"Lee, you aren't paying a bit of attention to me, are you?"
"I'm listening to that song. It reminds me of Kara. She told me once that her father used to play it for her when she was a little girl. It's called Every Time My Heart Beats."
"Yes, it is pretty, isn't it? I'm glad you mentioned Kara. I saw her several weeks ago. She was back here for a few days leave with that friend of hers, oh, what's his name? The tall one. His sister was getting married."
"That's him. I met them for lunch one day. Right here in this restaurant as a matter of fact. We sat outside even though it was too warm for me. They both wanted to sit in the sun. I remember when Bill was home how much he liked to sit out by the pond."
"Sunshine is in short supply on a battlestar."
"You know her mother died sometime during this past year. Kara didn't mention it but when she went to the restroom, I asked Karl if she was all right. She'd been so quiet. He told me. She hasn't seen her father since she was a child. He asked me not to mention it. Kara could have taken compassionate leave to be with her before she died, but she chose not to."
"Kara mentioned her mother only once to me. I got the impression it wasn't a good relationship. How did she die?"
"Some kind of cancer. I was sorry Henry wasn't here. He was on a trip to Virgon to look at some artifacts the museum wanted to acquire. You know how fond Henry is of Kara. And she of him. I told him that we should adopt Kara. I think she needs a surrogate father and mother. Henry told me we should consult you before we go acquiring a sister for you."
Lee choked and spewed the sip of water he had just taken down the front of his uniform. "Gods damn it!" he cursed as he began blotting himself with his napkin.
"Lee, watch your language."
"Sorry, Mother," he said. "How is Kara other than not having much to say?"
"She looks good, but she seems…I don't know exactly…changed somehow. Harder, maybe. Not quite the Kara I remember. There's a toughness, an edge to her now that bothers me. She wasn't like that with Zak."
"I'm sure losing Zak affected her."
"I'm sure, but still…" His mother frowned and shook her head gently. "There's something else. I felt it, but I don't have a clue what it is. Several times when I was talking she couldn't look at me. Almost like she feels guilty about something. I can't imagine what. Zak's accident wasn't her fault. It was just that…an accident. She knows I don't blame her. Do you have any idea what could be wrong?"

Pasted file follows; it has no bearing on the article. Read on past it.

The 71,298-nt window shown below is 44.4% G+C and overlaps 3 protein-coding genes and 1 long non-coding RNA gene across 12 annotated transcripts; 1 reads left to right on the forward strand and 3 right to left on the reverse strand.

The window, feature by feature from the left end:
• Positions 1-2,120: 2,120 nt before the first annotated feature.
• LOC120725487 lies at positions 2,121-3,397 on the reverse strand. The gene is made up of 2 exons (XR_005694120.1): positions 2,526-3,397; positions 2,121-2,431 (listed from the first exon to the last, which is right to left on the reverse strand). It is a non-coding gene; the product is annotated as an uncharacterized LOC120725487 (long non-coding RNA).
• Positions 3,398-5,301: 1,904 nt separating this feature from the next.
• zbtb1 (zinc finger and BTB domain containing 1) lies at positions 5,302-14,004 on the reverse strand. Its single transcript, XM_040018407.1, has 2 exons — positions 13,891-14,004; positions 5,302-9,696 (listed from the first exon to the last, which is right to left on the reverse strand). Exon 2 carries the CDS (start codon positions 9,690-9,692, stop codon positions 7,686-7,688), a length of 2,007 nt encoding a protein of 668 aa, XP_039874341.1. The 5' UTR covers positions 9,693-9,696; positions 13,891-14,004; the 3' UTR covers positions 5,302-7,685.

"I haven't seen her in two years. And I think you're way off base about the guilt thing." Lee forced himself to look at his mother. "Kara's got nothing to feel guilty about. If anybody should feel guilty, it's me."
"For not doing more to stop Zak from trying to become a Viper pilot. For…for a lot of things."
"Lee, becoming a pilot was Zak's choice. Kara mentioned that she hadn't heard from you since the funeral. Is there a reason you haven't contacted her?"
"I wrote her a letter and she answered it but that was all. I'm sure I'm nothing but a reminder of Zak's death to her."
"Did you and Kara have some sort of falling out or argument after the funeral? I know she came to the house afterward, but I was so distraught I barely noticed who stayed and who left early."
"That night…no, we didn't argue or have any kind of falling out. She did try to tell me something about Zak but I told her he was dead and to lay it to rest."
"I'm glad you two didn't argue. I know you didn't approve of Zak seeing her so when you said…well, I was afraid maybe you had said something to that effect to her."
"Look, Mother," Lee started hotly and then softened the tone of his voice. "It's not that I didn't approve of Zak seeing Kara. I just thought they were moving too fast. I mean they'd only known each other a couple of months and they were already planning to get married."
"Bill and I only knew each other a few months before we got married."
"Yeah, and we both know how that turned out."
Lee saw a flash of pain in her eyes and then she mastered her emotions. She lifted her chin. "I don't suppose I can blame you for being cruel. I taught you well, didn't I?"
Lee looked down. "I'm sorry."
"The day we had lunch, Kara asked about you."
"She was just being polite."
"I told her that you were fine. That you had finished War College on Picon and were back on the Atlantia. But she seemed to know that already. I also told her you were engaged to a nice girl here on Caprica."
"Oh, great. I'm sure she's interested in my love life."
"Interested enough to ask me if it was the bartender, and I told her no, that Gianne was a teacher's assistant at a private school. It wasn't until I was on my way home that I remembered Gianne once tended bar at the Caprican Hills Hotel. That must have been years ago."